‘Luxor’ Is a Luxurious and Subtle Study in Healing
December 4, 2020
Post-traumatic stress disorder is not something easily portrayed onscreen. It presents itself in different ways — a sneaky ailment that can come and go, and live in the shadows of those it haunts, striking at the most unexpected moments. Luxor tells the tale of Hana (Andrea Riseborough), a doctor on a break from serving at the Syrian border. Hana states to ex-lover Sultan (Karim Saleh) in the film: “I’ve seen things nobody should see.”
Despite this dark admission, Luxor is not really a dark film at all. It’s instead a study in healing. It’s a bit like a meditation, or a tone poem of one woman’s journey to connect to herself again — to allow herself to remember a time of pleasure in her life. And maybe, above all else, it’s a tribute to Luxor, Egypt and its unexpected warmth and mystery.
Writer-director Zeina Durra wanted to ensure her audience felt the same warmth she does for the place, a land her father stems from.
“One of the biggest misconceptions is that Egypt or the Middle East in general is dangerous. I believe now most of the world is the same. Something could happen to you in the middle of Times Square. But the Middle East is less black and white.”
Durra felt Luxor was the perfect location to represent Hana’s layered journey dealing with her trauma.
“I wanted to use the different layers Luxor has to offer (the Winter Palace, the colonial past, the Egyptian royal family before they were deposed, the modern Arab city mixed with the ancient) … It was important because I am interested in telling a story through showing things. Things that people might not understand immediately, but they understand in visual language.”
It is quickly clear Hana is unsettled and her journey to Luxor is driven by an urging searching quality. As the layers of the city are revealed to the audience through trips to ancient temples, hieroglyphs, gardens, and beautiful outdoor meals (one can almost feel the warmth of the place through the screen) so too are Hana’s layers slowly peeled back as she allows herself to, little by little, be vulnerable again — not only in her own presence but also in the presence of her former lover Sultan, an archaeologist who provided Hana with just as much patience as he does his digs.
The plot device on which Durra hangs Hana’s hat is the idea of the almost mythical city of Abydos (a holy site known as the burial place of many dynastic kings). Many throughout Hana’s journey suggest the place as the most healing location she could visit.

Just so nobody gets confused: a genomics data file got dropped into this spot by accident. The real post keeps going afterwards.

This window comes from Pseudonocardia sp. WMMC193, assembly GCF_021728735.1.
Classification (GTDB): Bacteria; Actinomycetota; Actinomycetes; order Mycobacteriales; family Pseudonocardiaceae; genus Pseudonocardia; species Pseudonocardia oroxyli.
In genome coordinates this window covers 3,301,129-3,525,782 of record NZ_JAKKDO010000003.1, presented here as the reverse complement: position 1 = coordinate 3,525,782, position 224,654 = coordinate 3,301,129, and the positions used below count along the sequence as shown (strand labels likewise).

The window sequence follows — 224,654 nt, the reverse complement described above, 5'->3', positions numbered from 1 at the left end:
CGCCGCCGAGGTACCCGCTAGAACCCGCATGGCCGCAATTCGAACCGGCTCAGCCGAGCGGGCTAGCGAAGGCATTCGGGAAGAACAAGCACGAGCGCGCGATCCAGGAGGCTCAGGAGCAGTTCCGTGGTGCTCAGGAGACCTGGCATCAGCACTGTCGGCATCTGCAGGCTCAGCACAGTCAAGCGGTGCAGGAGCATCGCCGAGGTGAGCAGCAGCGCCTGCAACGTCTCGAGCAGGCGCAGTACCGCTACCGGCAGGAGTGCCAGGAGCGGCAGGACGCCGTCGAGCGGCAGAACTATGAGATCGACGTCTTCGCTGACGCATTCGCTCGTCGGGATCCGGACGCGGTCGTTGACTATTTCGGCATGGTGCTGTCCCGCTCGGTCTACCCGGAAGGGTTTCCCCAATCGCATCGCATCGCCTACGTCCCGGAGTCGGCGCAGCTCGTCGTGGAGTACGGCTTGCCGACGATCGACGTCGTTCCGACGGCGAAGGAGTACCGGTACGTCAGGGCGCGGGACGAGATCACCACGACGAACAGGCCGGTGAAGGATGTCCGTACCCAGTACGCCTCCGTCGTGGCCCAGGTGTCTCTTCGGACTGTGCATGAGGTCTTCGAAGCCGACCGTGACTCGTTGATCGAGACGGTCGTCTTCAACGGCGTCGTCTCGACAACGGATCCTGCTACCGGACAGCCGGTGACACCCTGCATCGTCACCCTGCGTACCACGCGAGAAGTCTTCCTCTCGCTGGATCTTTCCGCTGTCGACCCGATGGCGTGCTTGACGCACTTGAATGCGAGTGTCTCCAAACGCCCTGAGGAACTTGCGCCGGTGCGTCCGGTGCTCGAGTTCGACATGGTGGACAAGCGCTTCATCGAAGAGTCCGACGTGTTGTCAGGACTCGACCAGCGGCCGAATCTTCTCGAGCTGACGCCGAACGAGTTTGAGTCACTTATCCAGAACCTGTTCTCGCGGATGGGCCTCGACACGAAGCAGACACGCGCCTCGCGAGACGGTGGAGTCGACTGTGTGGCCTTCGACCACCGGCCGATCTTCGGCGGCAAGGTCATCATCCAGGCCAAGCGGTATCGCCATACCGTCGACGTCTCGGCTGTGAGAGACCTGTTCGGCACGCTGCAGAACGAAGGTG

Durra said the idea of the city is achieved “when Hana reaches a different plane, a new development in her character. She has moved onto the next phase of her life.”
Hana has many pit stops before she can reach Abydos. She visits a healer who performs a ritual that is unclear if successful. She takes in the hieroglyphs of baby Horus and Isis. Durra stated that Hana is facing a choice — will she pursue a more domestic life with children, and is this trip her final chance at that kind of life? Patient Sultan is always ready to accommodate Hana’s whims, making the option that much more tempting.
Perhaps Durra stumbled upon a happy accident at the eventual profundity of Hana’s journey. Durra desperately wanted to shoot in Abydos but the trip proved impossible for the production’s shooting schedule, and the crew never made it (neither did Hana, in the physical sense). But that’s what’s so lovely about the film; Hana didn’t need to get to Abydos. She just needed to allow herself the opportunity to go.
When Hana finally accepts the idea of a trip to Abydos with Sultan, she’s allowing herself a moment to be fully vulnerable. She’s accepted she deserves the sacred journey, and if not now, when? With Abydos now finally on the horizon, Hana has the freedom to dream again. Maybe she’ll also soon remember the good as well as the immediate bad because life should allow for a journey to the warmth of glowing Egypt, especially after stepping away from the dark. As Durra simply stated: “no one can fix you, you have to do it yourself.”
Written by: Lindsay StidhamLindsay holds an MFA in screenwriting from the American Film Institute. She has overseen two scripts from script to screen as a writer/ producer. SPOONER, starring Matthew Lillard (SLAMDANCE), and DOUCHEBAG (SUNDANCE) both released theatrically. Most recently Lindsay sold PLAY NICE starring Mary Lynn Rajskub. The series was distributed on Hulu. Recent directing endeavors include the Walla Walla premiering (and best screenplay nominated) TIL DEATH DO US PART, and the music video for Bible Belt’s Tomorrow All Today. Lindsay is currently working on an interactive romcom for the production company Effin' Funny, and a feature film script for Smarty Pants Pictures. Lindsay also currently works as an Adjunct Screenwriting Faculty member at USC’s School of Cinematic Arts. You can follow her work here: https://lindsaystidham.onfabrik.com/